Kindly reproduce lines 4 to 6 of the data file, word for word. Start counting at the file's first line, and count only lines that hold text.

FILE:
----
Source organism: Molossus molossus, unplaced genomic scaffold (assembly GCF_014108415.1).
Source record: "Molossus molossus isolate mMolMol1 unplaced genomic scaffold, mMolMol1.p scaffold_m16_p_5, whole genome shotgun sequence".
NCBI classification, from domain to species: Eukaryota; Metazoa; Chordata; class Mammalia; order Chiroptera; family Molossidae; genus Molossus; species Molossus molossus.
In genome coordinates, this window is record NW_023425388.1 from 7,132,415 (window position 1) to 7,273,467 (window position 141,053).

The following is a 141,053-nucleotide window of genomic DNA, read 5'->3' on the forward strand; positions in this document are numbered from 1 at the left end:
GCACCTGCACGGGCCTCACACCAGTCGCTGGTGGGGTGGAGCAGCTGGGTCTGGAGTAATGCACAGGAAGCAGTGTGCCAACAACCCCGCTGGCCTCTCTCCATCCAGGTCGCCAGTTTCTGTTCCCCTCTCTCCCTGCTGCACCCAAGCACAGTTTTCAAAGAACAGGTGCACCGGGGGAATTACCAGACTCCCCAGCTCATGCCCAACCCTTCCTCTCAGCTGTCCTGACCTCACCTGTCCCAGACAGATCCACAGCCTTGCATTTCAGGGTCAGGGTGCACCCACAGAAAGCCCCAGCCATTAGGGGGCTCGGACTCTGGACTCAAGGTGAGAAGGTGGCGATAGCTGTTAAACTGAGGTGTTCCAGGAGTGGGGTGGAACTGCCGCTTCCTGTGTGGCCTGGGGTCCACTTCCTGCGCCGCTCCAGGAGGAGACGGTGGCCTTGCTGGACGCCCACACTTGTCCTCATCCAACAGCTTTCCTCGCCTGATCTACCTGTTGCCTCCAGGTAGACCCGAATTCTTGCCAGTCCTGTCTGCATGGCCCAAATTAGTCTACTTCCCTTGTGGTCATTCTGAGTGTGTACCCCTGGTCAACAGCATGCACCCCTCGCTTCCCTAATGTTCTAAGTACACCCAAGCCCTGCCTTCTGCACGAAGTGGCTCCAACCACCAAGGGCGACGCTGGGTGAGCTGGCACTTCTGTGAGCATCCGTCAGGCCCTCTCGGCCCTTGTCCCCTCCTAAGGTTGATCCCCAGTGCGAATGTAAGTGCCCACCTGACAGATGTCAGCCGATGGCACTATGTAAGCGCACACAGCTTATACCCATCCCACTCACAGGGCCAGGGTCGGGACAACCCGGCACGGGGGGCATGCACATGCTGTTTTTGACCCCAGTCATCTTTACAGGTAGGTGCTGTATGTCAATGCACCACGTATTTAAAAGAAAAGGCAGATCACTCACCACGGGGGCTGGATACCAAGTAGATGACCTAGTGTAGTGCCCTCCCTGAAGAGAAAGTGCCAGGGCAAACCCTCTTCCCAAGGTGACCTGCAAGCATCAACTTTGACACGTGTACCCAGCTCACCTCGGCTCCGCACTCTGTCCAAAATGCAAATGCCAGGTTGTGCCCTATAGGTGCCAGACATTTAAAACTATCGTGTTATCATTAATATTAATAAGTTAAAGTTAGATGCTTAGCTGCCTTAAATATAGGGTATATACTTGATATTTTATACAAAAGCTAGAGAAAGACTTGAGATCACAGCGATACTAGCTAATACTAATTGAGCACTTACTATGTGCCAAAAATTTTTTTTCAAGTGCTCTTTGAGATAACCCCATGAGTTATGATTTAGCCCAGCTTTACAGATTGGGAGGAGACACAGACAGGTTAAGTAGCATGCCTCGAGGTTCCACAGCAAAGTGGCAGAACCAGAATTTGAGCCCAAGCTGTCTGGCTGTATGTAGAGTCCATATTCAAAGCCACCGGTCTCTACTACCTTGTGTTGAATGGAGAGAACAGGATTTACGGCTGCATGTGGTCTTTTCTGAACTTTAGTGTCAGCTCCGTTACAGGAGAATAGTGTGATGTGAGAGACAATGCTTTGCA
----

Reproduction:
In genome coordinates, this window is record NW_023425388.1 from 7,132,415 (window position 1) to 7,273,467 (window position 141,053).

The following is a 141,053-nucleotide window of genomic DNA, read 5'->3' on the forward strand; positions in this document are numbered from 1 at the left end:
GCACCTGCACGGGCCTCACACCAGTCGCTGGTGGGGTGGAGCAGCTGGGTCTGGAGTAATGCACAGGAAGCAGTGTGCCAACAACCCCGCTGGCCTCTCTCCATCCAGGTCGCCAGTTTCTGTTCCCCTCTCTCCCTGCTGCACCCAAGCACAGTTTTCAAAGAACAGGTGCACCGGGGGAATTACCAGACTCCCCAGCTCATGCCCAACCCTTCCTCTCAGCTGTCCTGACCTCACCTGTCCCAGACAGATCCACAGCCTTGCATTTCAGGGTCAGGGTGCACCCACAGAAAGCCCCAGCCATTAGGGGGCTCGGACTCTGGACTCAAGGTGAGAAGGTGGCGATAGCTGTTAAACTGAGGTGTTCCAGGAGTGGGGTGGAACTGCCGCTTCCTGTGTGGCCTGGGGTCCACTTCCTGCGCCGCTCCAGGAGGAGACGGTGGCCTTGCTGGACGCCCACACTTGTCCTCATCCAACAGCTTTCCTCGCCTGATCTACCTGTTGCCTCCAGGTAGACCCGAATTCTTGCCAGTCCTGTCTGCATGGCCCAAATTAGTCTACTTCCCTTGTGGTCATTCTGAGTGTGTACCCCTGGTCAACAGCATGCACCCCTCGCTTCCCTAATGTTCTAAGTACACCCAAGCCCTGCCTTCTGCACGAAGTGGCTCCAACCACCAAGGGCGACGCTGGGTGAGCTGGCACTTCTGTGAGCATCCGTCAGGCCCTCTCGGCCCTTGTCCCCTCCTAAGGTTGATCCCCAGTGCGAATGTAAGTGCCCACCTGACAGATGTCAGCCGATGGCACTATGTAAGCGCACACAGCTTATACCCATCCCACTCACAGGGCCAGGGTCGGGACAACCCGGCACGGGGGGCATGCACATGCTGTTTTTGACCCCAGTCATCTTTACAGGTAGGTGCTGTATGTCAATGCACCACGTATTTAAAAGAAAAGGCAGATCACTCACCACGGGGGCTGGATACCAAGTAGATGACCTAGTGTAGTGCCCTCCCTGAAGAGAAAGTGCCAGGGCAAACCCTCTTCCCAAGGTGACCTGCAAGCATCAACTTTGACACGTGTACCCAGCTCACCTCGGCTCCGCACTCTGTCCAAAATGCAAATGCCAGGTTGTGCCCTATAGGTGCCAGACATTTAAAACTATCGTGTTATCATTAATATTAATAAGTTAAAGTTAGATGCTTAGCTGCCTTAAATATAGGGTATATACTTGATATTTTATACAAAAGCTAGAGAAAGACTTGAGATCACAGCGATACTAGCTAATACTAATTGAGCACTTACTATGTGCCAAAAATTTTTTTTCAAGTGCTCTTTGAGATAACCCCATGAGTTATGATTTAGCCCAGCTTTACAGATTGGGAGGAGACACAGACAGGTTAAGTAGCATGCCTCGAGGTTCCACAGCAAAGTGGCAGAACCAGAATTTGAGCCCAAGCTGTCTGGCTGTATGTAGAGTCCATATTCAAAGCCACCGGTCTCTACTACCTTGTGTTGAATGGAGAGAACAGGATTTACGGCTGCATGTGGTCTTTTCTGAACTTTAGTGTCAGCTCCGTTACAGGAGAATAGTGTGATGTGAGAGACAATGCTTTGCA